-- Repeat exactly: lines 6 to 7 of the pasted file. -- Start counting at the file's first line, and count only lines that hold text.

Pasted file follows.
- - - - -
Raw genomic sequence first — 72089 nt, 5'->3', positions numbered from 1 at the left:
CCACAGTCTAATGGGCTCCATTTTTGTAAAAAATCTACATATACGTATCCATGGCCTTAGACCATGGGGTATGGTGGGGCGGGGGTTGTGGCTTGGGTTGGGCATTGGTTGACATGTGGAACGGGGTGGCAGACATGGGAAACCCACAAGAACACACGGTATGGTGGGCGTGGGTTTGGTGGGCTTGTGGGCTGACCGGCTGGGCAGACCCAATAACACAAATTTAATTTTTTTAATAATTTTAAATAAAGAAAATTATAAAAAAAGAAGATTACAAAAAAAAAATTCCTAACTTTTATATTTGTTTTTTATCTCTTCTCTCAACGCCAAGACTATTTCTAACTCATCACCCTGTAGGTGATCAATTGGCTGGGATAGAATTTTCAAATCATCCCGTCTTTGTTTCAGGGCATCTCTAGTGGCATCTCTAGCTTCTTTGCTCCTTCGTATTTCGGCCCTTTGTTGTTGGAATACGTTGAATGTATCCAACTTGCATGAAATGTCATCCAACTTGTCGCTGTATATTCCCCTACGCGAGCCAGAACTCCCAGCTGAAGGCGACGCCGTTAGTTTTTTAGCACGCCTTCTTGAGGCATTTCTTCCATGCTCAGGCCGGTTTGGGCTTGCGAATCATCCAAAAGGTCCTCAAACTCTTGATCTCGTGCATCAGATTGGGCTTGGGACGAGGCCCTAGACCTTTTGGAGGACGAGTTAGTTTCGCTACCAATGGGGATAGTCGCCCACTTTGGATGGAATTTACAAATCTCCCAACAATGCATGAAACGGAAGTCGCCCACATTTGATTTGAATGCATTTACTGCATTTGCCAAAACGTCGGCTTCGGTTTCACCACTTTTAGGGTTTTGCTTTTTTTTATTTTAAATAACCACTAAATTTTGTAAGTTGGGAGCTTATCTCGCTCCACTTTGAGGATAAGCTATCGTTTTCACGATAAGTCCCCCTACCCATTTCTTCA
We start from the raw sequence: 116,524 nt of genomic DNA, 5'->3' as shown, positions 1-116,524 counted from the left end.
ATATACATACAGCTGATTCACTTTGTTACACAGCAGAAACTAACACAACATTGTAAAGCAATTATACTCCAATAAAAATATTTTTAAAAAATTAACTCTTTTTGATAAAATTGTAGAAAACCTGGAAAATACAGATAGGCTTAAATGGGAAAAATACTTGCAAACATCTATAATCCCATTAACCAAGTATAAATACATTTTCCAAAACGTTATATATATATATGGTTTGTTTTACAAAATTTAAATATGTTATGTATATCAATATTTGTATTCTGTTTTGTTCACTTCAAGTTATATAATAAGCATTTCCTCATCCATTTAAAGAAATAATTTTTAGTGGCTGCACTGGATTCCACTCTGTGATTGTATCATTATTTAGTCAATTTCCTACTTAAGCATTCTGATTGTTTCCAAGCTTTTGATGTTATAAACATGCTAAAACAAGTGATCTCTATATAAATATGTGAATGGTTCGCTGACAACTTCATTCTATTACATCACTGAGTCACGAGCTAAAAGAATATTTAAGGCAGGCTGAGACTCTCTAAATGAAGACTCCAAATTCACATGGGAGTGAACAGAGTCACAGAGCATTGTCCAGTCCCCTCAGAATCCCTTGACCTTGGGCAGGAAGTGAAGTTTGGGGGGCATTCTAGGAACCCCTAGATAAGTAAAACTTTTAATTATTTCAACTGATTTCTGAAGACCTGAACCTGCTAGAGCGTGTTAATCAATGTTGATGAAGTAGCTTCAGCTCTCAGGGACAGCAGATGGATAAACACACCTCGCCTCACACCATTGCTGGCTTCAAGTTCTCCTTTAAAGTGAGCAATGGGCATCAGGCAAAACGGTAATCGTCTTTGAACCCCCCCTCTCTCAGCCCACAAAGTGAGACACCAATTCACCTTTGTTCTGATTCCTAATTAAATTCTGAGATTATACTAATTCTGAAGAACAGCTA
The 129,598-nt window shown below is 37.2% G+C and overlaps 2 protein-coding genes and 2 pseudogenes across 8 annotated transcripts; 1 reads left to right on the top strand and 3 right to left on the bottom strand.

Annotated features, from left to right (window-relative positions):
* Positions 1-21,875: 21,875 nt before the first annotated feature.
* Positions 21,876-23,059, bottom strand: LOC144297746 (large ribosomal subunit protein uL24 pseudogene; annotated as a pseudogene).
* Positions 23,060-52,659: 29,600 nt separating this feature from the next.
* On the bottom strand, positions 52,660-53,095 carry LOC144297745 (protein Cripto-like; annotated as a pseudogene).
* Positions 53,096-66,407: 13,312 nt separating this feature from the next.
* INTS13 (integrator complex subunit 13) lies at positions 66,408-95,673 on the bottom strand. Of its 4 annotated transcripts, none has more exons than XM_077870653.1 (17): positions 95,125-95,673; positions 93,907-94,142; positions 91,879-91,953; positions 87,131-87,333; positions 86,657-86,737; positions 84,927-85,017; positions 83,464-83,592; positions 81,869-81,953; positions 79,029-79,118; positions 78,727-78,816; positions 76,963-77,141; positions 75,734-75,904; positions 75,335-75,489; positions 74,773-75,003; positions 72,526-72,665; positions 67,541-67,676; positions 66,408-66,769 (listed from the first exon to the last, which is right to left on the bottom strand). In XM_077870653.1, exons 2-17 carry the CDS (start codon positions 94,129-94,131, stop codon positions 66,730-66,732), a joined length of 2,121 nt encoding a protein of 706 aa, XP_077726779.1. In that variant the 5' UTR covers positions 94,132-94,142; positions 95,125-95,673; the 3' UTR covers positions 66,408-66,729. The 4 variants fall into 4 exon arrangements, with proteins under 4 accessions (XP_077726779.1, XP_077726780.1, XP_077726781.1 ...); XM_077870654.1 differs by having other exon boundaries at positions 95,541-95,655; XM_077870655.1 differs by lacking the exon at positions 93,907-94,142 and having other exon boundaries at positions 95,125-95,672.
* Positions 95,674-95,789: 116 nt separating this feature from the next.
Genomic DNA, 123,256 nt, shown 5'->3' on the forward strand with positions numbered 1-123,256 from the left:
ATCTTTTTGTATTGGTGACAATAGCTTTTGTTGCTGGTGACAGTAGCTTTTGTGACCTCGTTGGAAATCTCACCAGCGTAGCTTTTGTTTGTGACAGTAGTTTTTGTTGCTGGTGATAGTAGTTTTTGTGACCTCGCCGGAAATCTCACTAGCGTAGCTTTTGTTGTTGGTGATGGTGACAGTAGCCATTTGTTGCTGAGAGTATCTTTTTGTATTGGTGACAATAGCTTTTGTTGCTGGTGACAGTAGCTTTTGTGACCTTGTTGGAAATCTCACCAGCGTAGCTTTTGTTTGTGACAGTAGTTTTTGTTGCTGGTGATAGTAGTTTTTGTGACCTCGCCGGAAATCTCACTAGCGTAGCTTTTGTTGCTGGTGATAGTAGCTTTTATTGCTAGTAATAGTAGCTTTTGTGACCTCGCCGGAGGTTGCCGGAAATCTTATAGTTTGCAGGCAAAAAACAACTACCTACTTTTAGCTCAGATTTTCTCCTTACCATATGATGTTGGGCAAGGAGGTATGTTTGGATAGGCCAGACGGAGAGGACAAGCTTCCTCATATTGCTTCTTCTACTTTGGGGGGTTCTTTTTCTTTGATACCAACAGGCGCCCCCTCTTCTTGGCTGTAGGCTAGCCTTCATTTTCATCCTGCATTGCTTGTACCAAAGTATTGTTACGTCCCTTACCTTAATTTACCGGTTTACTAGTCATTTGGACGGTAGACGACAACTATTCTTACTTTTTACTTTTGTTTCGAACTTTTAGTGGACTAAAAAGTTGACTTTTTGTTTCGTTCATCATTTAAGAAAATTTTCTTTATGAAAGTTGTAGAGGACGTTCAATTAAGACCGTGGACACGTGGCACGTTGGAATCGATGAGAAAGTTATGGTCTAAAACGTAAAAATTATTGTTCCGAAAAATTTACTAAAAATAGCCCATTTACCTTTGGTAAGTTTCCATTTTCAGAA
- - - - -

Annotated features, from left to right (window-relative positions):
* Positions 1-21,875: 21,875 nt before the first annotated feature.